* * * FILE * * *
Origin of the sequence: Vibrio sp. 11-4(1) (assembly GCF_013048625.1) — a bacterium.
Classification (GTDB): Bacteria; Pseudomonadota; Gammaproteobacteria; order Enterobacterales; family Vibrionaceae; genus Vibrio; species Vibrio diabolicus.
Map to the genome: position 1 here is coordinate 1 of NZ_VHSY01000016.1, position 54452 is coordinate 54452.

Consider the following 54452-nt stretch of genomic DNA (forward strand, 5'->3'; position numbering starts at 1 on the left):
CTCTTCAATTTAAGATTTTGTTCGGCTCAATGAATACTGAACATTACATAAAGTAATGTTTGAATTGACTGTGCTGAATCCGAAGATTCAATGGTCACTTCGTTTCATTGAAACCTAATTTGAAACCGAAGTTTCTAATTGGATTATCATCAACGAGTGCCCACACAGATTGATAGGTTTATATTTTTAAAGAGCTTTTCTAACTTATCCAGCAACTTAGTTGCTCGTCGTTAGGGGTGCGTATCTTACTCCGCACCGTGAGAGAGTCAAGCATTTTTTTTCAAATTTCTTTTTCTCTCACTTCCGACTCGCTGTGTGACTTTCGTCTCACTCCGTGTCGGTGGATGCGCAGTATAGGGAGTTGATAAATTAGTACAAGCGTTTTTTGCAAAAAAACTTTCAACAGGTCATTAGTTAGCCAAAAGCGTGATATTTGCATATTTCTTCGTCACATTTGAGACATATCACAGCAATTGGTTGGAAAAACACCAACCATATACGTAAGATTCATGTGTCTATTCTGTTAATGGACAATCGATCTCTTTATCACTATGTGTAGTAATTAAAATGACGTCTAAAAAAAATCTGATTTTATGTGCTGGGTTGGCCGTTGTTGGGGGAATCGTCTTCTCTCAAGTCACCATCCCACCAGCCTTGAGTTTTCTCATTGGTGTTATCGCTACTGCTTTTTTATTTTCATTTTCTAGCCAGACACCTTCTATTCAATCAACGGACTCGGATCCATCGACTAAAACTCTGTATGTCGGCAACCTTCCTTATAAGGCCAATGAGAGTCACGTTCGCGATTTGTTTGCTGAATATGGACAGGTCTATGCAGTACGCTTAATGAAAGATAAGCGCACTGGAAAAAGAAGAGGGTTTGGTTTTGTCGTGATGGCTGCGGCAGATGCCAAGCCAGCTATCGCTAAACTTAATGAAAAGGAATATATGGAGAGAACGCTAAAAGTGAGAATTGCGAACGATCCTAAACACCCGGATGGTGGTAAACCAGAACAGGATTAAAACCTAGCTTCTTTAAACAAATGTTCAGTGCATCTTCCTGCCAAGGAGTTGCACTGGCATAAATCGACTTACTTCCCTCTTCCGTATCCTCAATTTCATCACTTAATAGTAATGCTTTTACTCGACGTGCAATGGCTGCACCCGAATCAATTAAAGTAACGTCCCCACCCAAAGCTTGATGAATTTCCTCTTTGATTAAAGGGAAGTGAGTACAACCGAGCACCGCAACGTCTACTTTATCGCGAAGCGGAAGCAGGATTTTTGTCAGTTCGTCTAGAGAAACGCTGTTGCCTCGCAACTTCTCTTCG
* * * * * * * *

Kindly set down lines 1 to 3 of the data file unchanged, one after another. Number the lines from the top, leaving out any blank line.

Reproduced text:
Origin of the sequence: Vibrio sp. 11-4(1) (assembly GCF_013048625.1) — a bacterium.
Classification (GTDB): Bacteria; Pseudomonadota; Gammaproteobacteria; order Enterobacterales; family Vibrionaceae; genus Vibrio; species Vibrio diabolicus.
Map to the genome: position 1 here is coordinate 1 of NZ_VHSY01000016.1, position 54452 is coordinate 54452.